50 Years of Yeoman Service: DYA SINGH
The Amazing Sikh Naujawan Sabha of Malaysia
Though the official literature says its inception was in 1966, people remember samelans held by the Sabha as early as 1962. Others in my age group or older would swear that they started perhaps even earlier.
I do know for a fact, that the 'official' Sabha idea germinated in 1961/2 when the first two samelans were held in Port Dickson on the west coast of Malaysia under the auspices of Baba Sohan Singh.
So for me, this is their 50th anniversary.
Malaysia's favourite and most revered Elder, Baba Sohan Singh, who any Sikh-Malaysian swears by, alongside other Sikh luminaries - like (Headmaster) Gurbachan Singh, Master Joginder Singh, Hardial Singh of Seremban, Master Manjit Singh (whose untimely demise robbed the Sabha of a great youth leader), Master Karminder Singh, Sarjit Singh 'Bassian' and 'ham-radio enthusiast and space communication expert' Sangat Singh - were the initiators of the Naujawan Sabha idea which was then formalized in 1966.
"There was great opposition from some gurdwara 'perbhandaks' who felt that 'naujawan' activities must be run by gurdwaras, not an exclusive youth organisation", recollected founding member Joginder Singh when I met him recently in Adelaide, South Australia, where he now resides.)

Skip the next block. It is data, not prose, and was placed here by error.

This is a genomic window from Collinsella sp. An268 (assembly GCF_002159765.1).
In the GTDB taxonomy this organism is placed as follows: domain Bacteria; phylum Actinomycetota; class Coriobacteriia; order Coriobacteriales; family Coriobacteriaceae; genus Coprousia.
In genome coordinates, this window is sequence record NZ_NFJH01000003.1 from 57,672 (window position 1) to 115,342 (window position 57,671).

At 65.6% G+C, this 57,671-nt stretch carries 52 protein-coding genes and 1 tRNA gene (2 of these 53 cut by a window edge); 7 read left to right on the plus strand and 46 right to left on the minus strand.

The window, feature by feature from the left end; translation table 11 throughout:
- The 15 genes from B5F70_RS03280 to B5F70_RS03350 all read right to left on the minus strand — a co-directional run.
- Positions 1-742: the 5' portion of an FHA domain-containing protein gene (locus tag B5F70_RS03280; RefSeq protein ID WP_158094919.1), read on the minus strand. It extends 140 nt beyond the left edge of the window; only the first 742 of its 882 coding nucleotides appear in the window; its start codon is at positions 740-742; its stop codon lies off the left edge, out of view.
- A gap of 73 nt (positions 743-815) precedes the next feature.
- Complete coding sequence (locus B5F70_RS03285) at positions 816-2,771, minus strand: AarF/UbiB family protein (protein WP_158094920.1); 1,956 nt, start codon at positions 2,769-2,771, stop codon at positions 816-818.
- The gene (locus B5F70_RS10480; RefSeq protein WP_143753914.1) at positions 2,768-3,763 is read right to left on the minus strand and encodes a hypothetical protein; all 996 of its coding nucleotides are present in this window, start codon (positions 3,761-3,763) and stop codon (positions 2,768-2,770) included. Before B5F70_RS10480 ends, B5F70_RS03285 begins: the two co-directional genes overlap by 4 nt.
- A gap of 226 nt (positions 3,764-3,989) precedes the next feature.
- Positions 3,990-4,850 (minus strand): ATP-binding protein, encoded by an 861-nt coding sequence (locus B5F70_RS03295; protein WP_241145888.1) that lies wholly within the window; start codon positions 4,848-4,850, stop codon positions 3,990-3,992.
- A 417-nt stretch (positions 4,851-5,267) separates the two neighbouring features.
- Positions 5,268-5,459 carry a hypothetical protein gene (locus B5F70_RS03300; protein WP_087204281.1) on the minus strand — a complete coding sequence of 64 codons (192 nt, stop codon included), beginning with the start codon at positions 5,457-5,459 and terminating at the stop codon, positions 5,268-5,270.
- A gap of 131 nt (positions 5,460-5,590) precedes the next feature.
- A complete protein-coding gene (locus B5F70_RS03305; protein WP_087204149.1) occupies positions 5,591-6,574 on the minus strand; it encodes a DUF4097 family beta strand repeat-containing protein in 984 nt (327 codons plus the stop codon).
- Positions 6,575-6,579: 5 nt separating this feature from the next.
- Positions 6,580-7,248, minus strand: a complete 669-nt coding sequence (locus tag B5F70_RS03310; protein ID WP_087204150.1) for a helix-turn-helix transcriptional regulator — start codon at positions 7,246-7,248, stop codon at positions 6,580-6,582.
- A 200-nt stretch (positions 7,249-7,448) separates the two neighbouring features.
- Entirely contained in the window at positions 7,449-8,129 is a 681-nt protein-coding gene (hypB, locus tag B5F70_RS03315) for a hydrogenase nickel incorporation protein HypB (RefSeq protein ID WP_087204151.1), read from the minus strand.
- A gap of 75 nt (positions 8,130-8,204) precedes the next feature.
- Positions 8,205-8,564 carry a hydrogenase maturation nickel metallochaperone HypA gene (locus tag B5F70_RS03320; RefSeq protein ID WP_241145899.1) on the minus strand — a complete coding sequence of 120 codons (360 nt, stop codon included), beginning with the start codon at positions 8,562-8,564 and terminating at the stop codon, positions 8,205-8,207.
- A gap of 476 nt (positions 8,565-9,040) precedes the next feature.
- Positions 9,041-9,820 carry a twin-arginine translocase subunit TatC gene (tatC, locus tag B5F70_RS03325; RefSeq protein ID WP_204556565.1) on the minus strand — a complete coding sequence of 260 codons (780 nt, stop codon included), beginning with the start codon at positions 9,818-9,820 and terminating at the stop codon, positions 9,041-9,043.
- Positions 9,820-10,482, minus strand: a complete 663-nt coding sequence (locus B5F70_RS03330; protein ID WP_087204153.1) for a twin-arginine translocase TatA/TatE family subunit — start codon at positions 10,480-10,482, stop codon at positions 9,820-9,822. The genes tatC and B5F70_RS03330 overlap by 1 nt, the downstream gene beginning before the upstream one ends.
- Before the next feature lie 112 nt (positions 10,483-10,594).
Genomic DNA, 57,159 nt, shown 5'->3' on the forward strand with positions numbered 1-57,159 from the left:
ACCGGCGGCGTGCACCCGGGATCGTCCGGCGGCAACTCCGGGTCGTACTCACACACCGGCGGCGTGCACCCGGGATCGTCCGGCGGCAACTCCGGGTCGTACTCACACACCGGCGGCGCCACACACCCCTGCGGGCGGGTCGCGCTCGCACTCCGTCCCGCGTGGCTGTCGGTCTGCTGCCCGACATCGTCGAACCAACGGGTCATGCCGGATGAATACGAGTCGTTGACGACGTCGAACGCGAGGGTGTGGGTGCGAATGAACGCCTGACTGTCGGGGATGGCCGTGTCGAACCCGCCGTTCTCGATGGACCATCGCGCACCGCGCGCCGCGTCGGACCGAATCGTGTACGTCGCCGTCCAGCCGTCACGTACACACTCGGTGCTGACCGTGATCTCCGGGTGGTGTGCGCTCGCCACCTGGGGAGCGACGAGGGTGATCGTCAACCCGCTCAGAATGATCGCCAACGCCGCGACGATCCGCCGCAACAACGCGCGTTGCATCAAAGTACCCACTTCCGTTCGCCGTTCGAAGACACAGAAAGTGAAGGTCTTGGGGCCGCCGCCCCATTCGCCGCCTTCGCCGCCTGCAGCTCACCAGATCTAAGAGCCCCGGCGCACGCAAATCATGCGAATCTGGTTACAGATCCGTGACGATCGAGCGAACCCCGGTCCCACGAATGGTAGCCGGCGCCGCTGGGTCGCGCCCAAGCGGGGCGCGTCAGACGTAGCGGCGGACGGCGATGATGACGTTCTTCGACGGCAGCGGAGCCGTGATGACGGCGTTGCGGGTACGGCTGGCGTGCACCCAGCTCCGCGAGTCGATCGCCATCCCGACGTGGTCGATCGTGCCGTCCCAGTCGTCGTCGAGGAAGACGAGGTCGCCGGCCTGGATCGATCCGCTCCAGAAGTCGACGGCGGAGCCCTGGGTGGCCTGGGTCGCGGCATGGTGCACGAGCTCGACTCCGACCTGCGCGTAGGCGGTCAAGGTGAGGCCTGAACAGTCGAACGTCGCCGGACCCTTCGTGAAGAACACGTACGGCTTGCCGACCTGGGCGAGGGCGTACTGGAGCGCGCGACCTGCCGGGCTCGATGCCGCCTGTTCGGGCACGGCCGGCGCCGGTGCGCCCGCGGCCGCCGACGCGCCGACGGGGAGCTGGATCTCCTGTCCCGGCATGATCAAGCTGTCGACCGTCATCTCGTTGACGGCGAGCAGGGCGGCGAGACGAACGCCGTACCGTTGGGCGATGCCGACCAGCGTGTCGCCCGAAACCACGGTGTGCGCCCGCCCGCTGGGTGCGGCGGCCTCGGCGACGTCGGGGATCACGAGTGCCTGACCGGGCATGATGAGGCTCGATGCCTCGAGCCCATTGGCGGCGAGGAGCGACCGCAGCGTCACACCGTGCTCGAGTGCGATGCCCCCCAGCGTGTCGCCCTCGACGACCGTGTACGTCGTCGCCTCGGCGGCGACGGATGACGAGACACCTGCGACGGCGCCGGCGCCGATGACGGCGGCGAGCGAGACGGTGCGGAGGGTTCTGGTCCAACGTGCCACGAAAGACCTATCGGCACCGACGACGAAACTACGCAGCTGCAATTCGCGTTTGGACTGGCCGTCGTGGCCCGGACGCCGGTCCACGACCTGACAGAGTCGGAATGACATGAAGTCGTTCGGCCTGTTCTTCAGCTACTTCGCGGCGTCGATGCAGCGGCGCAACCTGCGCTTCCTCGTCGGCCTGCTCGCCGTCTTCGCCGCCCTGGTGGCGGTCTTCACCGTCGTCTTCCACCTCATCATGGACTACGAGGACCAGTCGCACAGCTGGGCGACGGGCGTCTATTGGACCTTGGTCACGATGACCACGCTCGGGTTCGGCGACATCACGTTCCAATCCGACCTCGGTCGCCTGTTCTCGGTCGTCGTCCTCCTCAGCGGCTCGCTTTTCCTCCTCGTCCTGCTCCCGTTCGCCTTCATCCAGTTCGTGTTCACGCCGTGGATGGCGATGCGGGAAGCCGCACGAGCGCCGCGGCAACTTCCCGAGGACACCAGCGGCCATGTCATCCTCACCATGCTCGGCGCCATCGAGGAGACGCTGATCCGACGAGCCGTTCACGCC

I do not think a single year has gone by since without the Sabha conducting at least one samelan in Malaysia. Samelans - lterally, gatherings or conventions - are also facilitated and conducted today all over South East Asia, and as far as Australia and New Zealand. In fact, virtually every weekend there is either a mini-samelan or some other Sabha activity in some part of Malaysia, including Sabah and Sarawak.
The annual samelan is normally held shortly before Christmas in a university or technical college and averages about 1000 participants and about 300 sevadars providing langar, security and also home trained facilitators fully versed in Sikhi perchar, kirtan and katha.
The event climaxes with an 'amrit sanchar' ceremony for those inspired and prepared to take their vows as Khalsa.
Today the Sabha boasts real estate, a healthy bank balance, even a stocks-and-shares investment portfolio, to further Sikhi parchar activities along Rehat Maryada lines, while maintaining its autonomy.
A few of the original founding members are still around: namely Joginder Singh Ji in Adelaide, South Australia, Karminder Singh in Temerloh, Pahang State, Malaysia and Sangat Singh in Kuala Lumpur. Perhaps the Sabha should consider commissioning an official history of the Sabha for posterity.
Its 50th anniversary, perhaps?
Today the Sabha owns a hostel for interstate Sikh students studying in Kuala Lumpur; a Sabha House in the city; a Sabha House in Ipoh, capital of Perak State and acreage just out of Kuala Lumpur for future development into a Sabha complex for perhaps a Sikh retirement village and a multipurpose campsite where future samelans, leadership camps, retreats and other activities could be held.